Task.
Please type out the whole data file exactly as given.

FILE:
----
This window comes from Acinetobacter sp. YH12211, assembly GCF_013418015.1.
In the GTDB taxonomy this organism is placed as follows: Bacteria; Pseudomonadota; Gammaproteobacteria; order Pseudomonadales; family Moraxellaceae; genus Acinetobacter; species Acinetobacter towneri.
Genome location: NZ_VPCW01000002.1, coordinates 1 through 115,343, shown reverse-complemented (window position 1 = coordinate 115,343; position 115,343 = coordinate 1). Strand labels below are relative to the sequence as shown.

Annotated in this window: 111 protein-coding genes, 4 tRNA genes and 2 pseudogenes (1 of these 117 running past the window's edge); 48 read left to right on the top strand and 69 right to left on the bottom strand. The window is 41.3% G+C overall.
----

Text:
This window comes from Acinetobacter sp. YH12211, assembly GCF_013418015.1.
In the GTDB taxonomy this organism is placed as follows: Bacteria; Pseudomonadota; Gammaproteobacteria; order Pseudomonadales; family Moraxellaceae; genus Acinetobacter; species Acinetobacter towneri.
Genome location: NZ_VPCW01000002.1, coordinates 1 through 115,343, shown reverse-complemented (window position 1 = coordinate 115,343; position 115,343 = coordinate 1). Strand labels below are relative to the sequence as shown.

Annotated in this window: 111 protein-coding genes, 4 tRNA genes and 2 pseudogenes (1 of these 117 running past the window's edge); 48 read left to right on the top strand and 69 right to left on the bottom strand. The window is 41.3% G+C overall.